How I hated discipline, and my heart despised reproof! I did not listen to the voice of my teachers or incline my ear to my instructors. ~ Proverbs 5:12-13
Oh, how many of us thought we had all the answers when we were young! Inexperienced children who thought we had life figured out. We had our passions, feelings, and quest for pleasures—we were ready to conquer the world. Parents, family, friends, and teachers tried to instruct us and warn us. Oh, how the nagging and lecturing of wretched fools annoyed us. We were the captains of our ships who knew nothing about boats, let alone how to maneuver through the treacherous waters of life!
For many of us, life happens and consequences come. We realize we were the wretched fools all along. “I wish I would have listened,” we say with regret. Perhaps you can relate, as you read this with a sigh. If so, there’s good news: It is here you can begin the journey of becoming wise, despite your past, learning the benefit of the fear of the Lord. Turn to the Lord for forgiveness and restoration. Sadly, many choose to remain in their foolishness. “The fear of the Lord is the beginning of knowledge; fools despise wisdom and instruction” (Pro. 1:7).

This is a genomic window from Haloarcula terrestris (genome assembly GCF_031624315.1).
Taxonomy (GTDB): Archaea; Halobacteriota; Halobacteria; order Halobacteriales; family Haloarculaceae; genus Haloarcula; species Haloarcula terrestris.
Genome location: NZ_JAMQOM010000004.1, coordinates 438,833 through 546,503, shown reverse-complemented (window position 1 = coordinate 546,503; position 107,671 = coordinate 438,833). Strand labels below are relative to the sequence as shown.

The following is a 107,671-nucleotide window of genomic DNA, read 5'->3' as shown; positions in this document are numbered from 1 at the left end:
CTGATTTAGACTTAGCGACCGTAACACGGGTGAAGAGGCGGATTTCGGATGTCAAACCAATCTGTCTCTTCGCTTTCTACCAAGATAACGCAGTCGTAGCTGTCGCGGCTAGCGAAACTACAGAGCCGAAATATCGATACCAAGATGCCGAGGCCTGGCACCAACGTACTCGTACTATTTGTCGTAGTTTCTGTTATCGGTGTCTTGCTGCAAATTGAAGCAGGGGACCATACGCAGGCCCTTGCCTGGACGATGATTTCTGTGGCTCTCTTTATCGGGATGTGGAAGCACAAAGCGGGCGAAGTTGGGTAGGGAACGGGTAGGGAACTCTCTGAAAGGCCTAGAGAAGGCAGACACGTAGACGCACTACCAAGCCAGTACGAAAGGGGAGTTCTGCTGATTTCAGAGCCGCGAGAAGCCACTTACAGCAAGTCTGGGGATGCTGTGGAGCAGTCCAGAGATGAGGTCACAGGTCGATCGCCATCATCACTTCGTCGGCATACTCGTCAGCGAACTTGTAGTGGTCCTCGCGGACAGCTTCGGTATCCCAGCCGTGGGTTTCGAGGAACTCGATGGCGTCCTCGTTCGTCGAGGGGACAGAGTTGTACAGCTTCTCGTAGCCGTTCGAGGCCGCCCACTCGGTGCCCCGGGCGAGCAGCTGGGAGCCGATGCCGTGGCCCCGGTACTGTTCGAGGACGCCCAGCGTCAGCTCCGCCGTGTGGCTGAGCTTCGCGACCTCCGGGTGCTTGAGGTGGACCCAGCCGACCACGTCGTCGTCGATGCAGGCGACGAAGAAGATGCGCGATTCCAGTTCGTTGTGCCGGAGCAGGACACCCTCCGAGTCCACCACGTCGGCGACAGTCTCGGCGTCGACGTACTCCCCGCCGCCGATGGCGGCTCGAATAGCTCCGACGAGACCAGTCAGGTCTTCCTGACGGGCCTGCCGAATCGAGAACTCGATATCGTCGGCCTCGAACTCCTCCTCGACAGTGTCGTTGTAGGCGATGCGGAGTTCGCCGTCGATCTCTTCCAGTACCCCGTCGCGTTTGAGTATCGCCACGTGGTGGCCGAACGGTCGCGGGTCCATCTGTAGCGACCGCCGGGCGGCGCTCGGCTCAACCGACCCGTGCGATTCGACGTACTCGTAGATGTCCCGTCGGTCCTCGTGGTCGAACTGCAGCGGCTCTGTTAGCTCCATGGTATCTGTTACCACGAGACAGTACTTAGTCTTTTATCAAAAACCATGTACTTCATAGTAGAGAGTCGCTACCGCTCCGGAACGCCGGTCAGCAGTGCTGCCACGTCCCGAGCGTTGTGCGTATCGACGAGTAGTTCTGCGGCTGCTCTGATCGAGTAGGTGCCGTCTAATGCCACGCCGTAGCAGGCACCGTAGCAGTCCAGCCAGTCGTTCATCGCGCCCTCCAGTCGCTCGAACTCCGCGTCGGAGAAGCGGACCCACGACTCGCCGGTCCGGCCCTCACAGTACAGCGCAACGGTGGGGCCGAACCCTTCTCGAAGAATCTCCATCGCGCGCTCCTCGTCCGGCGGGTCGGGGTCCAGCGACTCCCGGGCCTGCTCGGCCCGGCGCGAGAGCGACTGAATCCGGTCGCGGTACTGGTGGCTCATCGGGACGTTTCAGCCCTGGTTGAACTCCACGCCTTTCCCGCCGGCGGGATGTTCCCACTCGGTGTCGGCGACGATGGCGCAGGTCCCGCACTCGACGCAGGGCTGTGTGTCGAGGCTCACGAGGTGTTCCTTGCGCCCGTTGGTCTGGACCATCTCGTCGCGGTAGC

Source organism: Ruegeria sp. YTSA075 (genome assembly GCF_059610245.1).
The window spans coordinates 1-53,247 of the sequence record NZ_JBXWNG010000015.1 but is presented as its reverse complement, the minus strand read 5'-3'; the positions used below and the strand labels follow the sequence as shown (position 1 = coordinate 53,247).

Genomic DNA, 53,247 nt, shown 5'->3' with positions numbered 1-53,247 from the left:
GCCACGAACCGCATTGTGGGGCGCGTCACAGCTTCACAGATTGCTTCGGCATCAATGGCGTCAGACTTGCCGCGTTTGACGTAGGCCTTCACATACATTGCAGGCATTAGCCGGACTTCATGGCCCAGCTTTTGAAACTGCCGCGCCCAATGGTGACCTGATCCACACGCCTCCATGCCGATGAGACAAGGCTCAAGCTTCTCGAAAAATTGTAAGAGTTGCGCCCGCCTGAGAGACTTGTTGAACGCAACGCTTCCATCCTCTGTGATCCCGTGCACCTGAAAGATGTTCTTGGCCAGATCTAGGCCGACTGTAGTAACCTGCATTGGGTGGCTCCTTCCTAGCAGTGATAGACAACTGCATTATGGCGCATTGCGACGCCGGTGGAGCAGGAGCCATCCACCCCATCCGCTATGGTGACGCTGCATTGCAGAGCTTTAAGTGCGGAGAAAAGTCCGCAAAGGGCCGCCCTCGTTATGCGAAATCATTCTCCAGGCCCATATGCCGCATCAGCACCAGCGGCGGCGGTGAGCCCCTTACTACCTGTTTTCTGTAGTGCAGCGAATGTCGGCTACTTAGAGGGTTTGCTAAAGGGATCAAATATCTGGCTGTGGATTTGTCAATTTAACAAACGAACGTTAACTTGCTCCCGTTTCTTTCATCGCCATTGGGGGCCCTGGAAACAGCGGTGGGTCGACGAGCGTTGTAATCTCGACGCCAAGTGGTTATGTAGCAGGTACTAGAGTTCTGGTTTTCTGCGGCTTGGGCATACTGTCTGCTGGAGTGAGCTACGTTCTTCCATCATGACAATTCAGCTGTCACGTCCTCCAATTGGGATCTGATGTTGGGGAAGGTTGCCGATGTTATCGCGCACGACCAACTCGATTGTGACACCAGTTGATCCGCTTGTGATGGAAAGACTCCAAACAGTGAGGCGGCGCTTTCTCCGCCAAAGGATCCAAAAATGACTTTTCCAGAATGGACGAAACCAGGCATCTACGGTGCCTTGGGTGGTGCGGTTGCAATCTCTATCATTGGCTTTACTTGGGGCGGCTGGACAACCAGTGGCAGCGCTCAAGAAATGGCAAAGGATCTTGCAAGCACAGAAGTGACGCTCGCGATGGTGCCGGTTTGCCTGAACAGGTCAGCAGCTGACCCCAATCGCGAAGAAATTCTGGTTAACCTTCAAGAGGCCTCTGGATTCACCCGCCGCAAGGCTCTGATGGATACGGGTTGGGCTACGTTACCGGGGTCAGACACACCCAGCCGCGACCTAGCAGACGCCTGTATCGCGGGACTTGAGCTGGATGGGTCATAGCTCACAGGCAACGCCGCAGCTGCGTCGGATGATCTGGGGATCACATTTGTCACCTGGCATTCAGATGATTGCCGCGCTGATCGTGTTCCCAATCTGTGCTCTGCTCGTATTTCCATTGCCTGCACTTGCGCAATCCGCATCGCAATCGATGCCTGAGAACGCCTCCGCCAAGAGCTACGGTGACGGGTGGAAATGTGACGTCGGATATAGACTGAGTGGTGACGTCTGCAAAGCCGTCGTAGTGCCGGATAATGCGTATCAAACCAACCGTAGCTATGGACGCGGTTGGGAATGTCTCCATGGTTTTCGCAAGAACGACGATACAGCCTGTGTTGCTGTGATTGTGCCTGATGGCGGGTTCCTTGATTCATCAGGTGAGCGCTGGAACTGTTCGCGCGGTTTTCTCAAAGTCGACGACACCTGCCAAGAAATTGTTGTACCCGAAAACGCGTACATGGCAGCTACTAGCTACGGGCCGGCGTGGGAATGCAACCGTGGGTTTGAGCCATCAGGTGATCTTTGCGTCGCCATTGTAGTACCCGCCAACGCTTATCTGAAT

If you’ve refused to listen, why not start doing so, now?
Are you shackled by regrets? Do you believe Christ can forgive and restore you? Have you ever read Proverbs to learn what the fear of the Lord is, and why it is a good thing?
There is a way that seems right to a man, but its end is the way to death. ~ Proverbs 14:12
Making decisions is a part of life. We must make them every day. Some are rather insignificant, perhaps even inconsequential. For example, whether you have cereal for breakfast or oatmeal. Others have lifelong significance, like the decision to marry someone. Still, some decisions can be life altering. For example, giving in to peer pressure to have sex or experience drugs, or to trust a stranger or a liar.
Life is like a dangerous labyrinth where making a wrong turn can be detrimental. The ideologies and beliefs we hold are no less serious. Each of us try to make good decisions, but sometimes we can put too much trust in our rationality and feelings. The Bible warns there are ways that can seem right to a person, but they might very well lead to death.